Feb. 23—In 1989, Albuquerque Pubic Schools approved a covenant variance to set aside the 13 acres it had purchased at Shady Oak Circle and North Zamora "for future development as an elementary school." But now, APS has decided that property should be a bus depot — without notifying taxpayers, neighbors or parents.
Local residents are rightly questioning why there has been no outreach to explain a depot project on the site, capable of accommodating 50 buses with an 80-space parking lot. APS says it would save money because buses now maintained in Albuquerque would be closer to East Mountain routes.
In fact, in November 2019, voters approved a $290 million mill levy and bond package for APS construction projects that included three school bus depots, including one in the East Mountains. But nowhere did it say where in the East Mountains the depot would be located.
Now residents in the rural, scenic area are worried about fuel and chemical leaks contaminating their aquifer, light and noise pollution, devalued property and traffic congestion from dozens of buses going back and forth to the depot every day. Daniel Dunn says residents moved to the quiet community "to get away from things like bus depots."
Neighbors say they have researched other sites APS owns, including a 23-acre parcel at the Cedar Crest turnoff on I-40, where a bus depot would actually improve the neighborhood.
Kizito Wijenje, executive director of the APS Capital Master Plan Department, says that plot has been predetermined for a future high school. Ummm, like Shady Oak Circle and North Zamora was supposed to be for an elementary?
But most disturbing about the bus depot bait-and-switch is the lack of public outreach or notice — the failure to at least try to work with or listen to residents. Residents of the Rincon Loop neighborhood say they began getting suspicious last fall when they saw drones circling the 13-acre field, then in January when people began collecting core samples.
"It just blindsided us," Allyson Laing told the Journal. "And I can tell you, nobody wants it here."
Resident Amy Owen told the Journal "I found out (about the project) on (the) nextdoor (app), and that's kind of sad." Indeed. Wijenje told the Journal APS officials didn't reach out to neighbors because they didn't know whom to contact. That's atrocious and arrogant in these times of online learning — how about an alert on the APS website or on social media? Or going old-school and putting up a poster in the neighborhood?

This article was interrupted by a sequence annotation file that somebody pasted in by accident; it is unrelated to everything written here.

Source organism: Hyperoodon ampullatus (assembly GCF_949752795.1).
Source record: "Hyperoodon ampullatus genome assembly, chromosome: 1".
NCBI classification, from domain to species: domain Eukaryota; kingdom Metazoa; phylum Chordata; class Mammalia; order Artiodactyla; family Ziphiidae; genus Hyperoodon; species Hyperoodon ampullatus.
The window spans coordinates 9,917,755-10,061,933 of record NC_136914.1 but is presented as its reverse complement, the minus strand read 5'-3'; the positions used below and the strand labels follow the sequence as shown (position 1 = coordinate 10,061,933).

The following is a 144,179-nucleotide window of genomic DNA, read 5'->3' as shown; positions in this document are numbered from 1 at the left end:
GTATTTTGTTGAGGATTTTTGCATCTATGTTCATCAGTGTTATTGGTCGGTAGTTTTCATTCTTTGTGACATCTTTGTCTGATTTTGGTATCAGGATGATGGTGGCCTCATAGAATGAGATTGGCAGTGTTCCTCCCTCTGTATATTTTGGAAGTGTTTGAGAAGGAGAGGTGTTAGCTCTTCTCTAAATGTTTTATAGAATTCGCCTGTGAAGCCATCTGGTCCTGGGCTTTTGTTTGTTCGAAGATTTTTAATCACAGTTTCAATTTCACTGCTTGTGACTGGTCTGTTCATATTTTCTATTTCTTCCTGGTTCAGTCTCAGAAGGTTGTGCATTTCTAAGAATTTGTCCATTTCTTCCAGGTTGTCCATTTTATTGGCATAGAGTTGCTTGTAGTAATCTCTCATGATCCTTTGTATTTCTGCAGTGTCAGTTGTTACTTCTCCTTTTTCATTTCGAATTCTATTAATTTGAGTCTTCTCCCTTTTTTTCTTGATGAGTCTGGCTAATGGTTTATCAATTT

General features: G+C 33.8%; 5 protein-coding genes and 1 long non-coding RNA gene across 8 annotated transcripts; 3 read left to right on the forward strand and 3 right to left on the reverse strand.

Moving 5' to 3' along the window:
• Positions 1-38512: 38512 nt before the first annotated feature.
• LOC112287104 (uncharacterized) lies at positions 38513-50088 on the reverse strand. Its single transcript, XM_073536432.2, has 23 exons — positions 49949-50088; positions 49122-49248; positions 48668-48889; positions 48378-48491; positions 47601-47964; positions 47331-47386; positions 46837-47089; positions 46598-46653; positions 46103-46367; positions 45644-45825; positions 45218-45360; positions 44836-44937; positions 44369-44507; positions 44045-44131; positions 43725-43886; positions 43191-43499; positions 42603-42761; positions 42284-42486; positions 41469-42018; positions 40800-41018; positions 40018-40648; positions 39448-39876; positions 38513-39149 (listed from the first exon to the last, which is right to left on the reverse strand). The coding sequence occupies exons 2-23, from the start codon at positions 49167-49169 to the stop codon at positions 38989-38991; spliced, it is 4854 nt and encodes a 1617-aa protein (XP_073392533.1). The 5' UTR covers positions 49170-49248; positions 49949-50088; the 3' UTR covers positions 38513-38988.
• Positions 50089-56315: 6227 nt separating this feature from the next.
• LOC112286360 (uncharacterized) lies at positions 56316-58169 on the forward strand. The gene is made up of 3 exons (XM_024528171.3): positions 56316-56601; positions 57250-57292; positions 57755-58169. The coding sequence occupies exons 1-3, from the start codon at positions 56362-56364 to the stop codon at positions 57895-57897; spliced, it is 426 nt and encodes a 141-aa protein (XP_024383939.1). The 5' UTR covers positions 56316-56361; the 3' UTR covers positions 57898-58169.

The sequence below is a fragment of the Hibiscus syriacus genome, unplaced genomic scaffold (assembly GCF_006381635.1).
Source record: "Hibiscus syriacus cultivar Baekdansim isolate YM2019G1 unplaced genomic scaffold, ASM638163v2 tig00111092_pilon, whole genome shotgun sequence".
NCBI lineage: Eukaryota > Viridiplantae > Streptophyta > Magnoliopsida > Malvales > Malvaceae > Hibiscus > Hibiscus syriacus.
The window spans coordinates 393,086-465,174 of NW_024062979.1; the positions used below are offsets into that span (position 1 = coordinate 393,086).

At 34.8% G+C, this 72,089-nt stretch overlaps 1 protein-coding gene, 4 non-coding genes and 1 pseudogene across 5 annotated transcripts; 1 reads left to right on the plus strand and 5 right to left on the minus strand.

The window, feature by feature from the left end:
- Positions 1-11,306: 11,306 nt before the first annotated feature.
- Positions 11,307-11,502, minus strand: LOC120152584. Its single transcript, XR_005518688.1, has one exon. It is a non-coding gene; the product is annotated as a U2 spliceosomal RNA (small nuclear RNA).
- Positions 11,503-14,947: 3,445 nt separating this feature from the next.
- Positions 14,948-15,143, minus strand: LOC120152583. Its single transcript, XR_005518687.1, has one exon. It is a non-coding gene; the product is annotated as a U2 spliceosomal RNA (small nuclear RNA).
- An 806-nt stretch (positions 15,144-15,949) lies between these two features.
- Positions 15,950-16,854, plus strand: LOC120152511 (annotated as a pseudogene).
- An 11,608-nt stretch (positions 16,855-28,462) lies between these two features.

Wijenje dismissed concerns for aesthetics, noting a county transfer station is across the interstate from the neighborhood and a state Department of Transportation storage facility is to the west. But neither is as close to nor has the impact on this neighborhood the depot would.
Neighbors also wonder how APS can locate a bus depot on land zoned "rural agricultural." Wijenje explains because APS is its own quasi-government, it doesn't have to abide by zoning regulations. That's convenient.
Lesson for APS: It's your secrecy and sense of entitlement that stick in taxpayers' and neighbors' craw. Neighbors are trying to stop the depot construction not only by hiring an attorney, but by grass-roots communicating, launching a petition with more than 500 signatures and forming a web page, phone tree and nextdoor site to share information.
Many East Mountain residents say they feel lucky to have found their mountain retreat, with clusters of cedar, juniper and piñon dotting the hillsides. Anyone seeking to alter that should have to justify the changes, and APS didn't even try. Going forward, APS needs to stomp the brakes on this project so it can work with the community on possible alternatives.
This editorial first appeared in the Albuquerque Journal. It was written by members of the editorial board and is unsigned as it represents the opinion of the newspaper rather than the writers.